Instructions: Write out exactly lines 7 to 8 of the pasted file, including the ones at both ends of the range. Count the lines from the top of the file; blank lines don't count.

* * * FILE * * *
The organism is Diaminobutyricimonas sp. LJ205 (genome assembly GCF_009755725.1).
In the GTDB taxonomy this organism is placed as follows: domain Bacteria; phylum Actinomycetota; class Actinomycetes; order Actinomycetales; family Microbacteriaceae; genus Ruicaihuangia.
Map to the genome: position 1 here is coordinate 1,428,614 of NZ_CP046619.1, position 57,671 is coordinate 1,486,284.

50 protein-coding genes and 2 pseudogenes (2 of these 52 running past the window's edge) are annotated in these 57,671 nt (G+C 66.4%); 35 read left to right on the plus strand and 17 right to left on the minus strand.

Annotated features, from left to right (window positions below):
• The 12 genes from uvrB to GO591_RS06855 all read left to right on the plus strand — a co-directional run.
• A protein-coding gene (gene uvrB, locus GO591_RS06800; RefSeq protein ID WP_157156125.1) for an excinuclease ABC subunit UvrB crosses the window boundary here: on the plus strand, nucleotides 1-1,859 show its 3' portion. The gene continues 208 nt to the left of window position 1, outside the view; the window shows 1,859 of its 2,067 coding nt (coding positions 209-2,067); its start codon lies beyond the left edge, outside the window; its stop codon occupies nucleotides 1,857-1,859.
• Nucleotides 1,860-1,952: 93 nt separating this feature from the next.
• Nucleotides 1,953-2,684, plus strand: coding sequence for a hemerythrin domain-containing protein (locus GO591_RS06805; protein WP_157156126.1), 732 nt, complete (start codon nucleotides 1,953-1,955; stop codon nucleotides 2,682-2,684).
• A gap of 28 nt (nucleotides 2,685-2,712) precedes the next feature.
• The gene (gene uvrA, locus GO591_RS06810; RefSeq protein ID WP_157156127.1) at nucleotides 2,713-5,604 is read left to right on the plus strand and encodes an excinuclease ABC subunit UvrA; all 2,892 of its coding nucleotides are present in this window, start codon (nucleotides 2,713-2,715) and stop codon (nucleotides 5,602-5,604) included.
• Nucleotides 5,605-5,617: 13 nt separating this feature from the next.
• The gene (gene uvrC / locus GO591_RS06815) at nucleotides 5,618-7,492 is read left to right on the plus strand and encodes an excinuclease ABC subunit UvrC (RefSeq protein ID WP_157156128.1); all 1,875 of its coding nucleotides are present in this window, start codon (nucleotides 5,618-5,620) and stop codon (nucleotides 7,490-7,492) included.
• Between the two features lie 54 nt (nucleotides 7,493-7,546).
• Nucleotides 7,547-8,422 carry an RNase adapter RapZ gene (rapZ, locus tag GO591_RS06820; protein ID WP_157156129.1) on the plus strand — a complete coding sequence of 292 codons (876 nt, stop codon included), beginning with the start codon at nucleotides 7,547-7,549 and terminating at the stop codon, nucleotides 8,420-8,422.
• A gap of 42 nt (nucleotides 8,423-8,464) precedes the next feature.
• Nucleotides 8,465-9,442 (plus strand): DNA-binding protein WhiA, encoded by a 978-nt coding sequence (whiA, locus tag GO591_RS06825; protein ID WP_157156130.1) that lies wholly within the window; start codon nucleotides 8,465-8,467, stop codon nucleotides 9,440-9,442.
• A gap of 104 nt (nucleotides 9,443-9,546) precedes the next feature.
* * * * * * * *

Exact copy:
• A protein-coding gene (gene uvrB, locus GO591_RS06800; RefSeq protein ID WP_157156125.1) for an excinuclease ABC subunit UvrB crosses the window boundary here: on the plus strand, nucleotides 1-1,859 show its 3' portion. The gene continues 208 nt to the left of window position 1, outside the view; the window shows 1,859 of its 2,067 coding nt (coding positions 209-2,067); its start codon lies beyond the left edge, outside the window; its stop codon occupies nucleotides 1,857-1,859.
• Nucleotides 1,860-1,952: 93 nt separating this feature from the next.